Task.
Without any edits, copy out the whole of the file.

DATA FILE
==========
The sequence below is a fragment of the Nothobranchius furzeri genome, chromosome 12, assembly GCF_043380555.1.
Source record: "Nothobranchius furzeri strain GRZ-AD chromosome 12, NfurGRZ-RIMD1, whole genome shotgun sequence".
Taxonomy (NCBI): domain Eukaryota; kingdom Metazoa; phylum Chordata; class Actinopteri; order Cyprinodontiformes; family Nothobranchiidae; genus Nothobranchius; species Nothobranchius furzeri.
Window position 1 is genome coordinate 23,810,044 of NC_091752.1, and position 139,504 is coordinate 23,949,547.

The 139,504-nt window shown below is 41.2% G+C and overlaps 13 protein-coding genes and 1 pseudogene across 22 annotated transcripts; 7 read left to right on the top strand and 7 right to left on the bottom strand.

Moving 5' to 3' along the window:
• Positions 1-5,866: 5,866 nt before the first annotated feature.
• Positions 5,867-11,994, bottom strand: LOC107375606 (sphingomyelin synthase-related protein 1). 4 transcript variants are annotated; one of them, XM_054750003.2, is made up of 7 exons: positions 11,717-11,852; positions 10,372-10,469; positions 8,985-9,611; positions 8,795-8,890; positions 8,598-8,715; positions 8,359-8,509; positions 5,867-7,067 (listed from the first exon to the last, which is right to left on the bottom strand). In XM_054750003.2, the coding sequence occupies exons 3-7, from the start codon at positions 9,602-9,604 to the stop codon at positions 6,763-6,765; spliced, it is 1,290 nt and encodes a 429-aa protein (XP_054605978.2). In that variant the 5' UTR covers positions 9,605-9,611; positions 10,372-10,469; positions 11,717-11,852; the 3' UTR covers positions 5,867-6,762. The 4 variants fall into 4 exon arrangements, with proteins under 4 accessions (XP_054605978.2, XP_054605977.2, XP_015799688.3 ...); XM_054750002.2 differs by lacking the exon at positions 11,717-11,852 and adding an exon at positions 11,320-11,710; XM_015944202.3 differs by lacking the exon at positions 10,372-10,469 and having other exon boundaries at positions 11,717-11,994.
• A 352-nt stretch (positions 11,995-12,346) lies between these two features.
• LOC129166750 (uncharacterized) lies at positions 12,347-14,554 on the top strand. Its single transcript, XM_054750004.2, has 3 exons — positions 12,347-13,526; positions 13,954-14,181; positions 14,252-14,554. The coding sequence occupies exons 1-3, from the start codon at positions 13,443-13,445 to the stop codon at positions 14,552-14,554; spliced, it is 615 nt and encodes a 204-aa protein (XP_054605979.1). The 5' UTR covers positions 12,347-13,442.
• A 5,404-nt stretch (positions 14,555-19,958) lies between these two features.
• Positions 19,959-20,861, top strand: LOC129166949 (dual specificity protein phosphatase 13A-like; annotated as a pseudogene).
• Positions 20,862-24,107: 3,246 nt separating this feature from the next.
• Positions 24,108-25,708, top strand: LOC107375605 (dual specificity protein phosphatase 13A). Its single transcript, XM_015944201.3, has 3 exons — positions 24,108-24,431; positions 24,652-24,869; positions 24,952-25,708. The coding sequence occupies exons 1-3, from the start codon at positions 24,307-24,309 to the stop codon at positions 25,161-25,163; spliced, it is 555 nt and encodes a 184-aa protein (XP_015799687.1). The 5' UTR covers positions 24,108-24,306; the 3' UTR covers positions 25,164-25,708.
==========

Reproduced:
The sequence below is a fragment of the Nothobranchius furzeri genome, chromosome 12, assembly GCF_043380555.1.
Source record: "Nothobranchius furzeri strain GRZ-AD chromosome 12, NfurGRZ-RIMD1, whole genome shotgun sequence".
Taxonomy (NCBI): domain Eukaryota; kingdom Metazoa; phylum Chordata; class Actinopteri; order Cyprinodontiformes; family Nothobranchiidae; genus Nothobranchius; species Nothobranchius furzeri.
Window position 1 is genome coordinate 23,810,044 of NC_091752.1, and position 139,504 is coordinate 23,949,547.

The 139,504-nt window shown below is 41.2% G+C and overlaps 13 protein-coding genes and 1 pseudogene across 22 annotated transcripts; 7 read left to right on the top strand and 7 right to left on the bottom strand.

Moving 5' to 3' along the window:
• Positions 1-5,866: 5,866 nt before the first annotated feature.
• Positions 5,867-11,994, bottom strand: LOC107375606 (sphingomyelin synthase-related protein 1). 4 transcript variants are annotated; one of them, XM_054750003.2, is made up of 7 exons: positions 11,717-11,852; positions 10,372-10,469; positions 8,985-9,611; positions 8,795-8,890; positions 8,598-8,715; positions 8,359-8,509; positions 5,867-7,067 (listed from the first exon to the last, which is right to left on the bottom strand). In XM_054750003.2, the coding sequence occupies exons 3-7, from the start codon at positions 9,602-9,604 to the stop codon at positions 6,763-6,765; spliced, it is 1,290 nt and encodes a 429-aa protein (XP_054605978.2). In that variant the 5' UTR covers positions 9,605-9,611; positions 10,372-10,469; positions 11,717-11,852; the 3' UTR covers positions 5,867-6,762. The 4 variants fall into 4 exon arrangements, with proteins under 4 accessions (XP_054605978.2, XP_054605977.2, XP_015799688.3 ...); XM_054750002.2 differs by lacking the exon at positions 11,717-11,852 and adding an exon at positions 11,320-11,710; XM_015944202.3 differs by lacking the exon at positions 10,372-10,469 and having other exon boundaries at positions 11,717-11,994.
• A 352-nt stretch (positions 11,995-12,346) lies between these two features.
• LOC129166750 (uncharacterized) lies at positions 12,347-14,554 on the top strand. Its single transcript, XM_054750004.2, has 3 exons — positions 12,347-13,526; positions 13,954-14,181; positions 14,252-14,554. The coding sequence occupies exons 1-3, from the start codon at positions 13,443-13,445 to the stop codon at positions 14,552-14,554; spliced, it is 615 nt and encodes a 204-aa protein (XP_054605979.1). The 5' UTR covers positions 12,347-13,442.
• A 5,404-nt stretch (positions 14,555-19,958) lies between these two features.
• Positions 19,959-20,861, top strand: LOC129166949 (dual specificity protein phosphatase 13A-like; annotated as a pseudogene).
• Positions 20,862-24,107: 3,246 nt separating this feature from the next.
• Positions 24,108-25,708, top strand: LOC107375605 (dual specificity protein phosphatase 13A). Its single transcript, XM_015944201.3, has 3 exons — positions 24,108-24,431; positions 24,652-24,869; positions 24,952-25,708. The coding sequence occupies exons 1-3, from the start codon at positions 24,307-24,309 to the stop codon at positions 25,161-25,163; spliced, it is 555 nt and encodes a 184-aa protein (XP_015799687.1). The 5' UTR covers positions 24,108-24,306; the 3' UTR covers positions 25,164-25,708.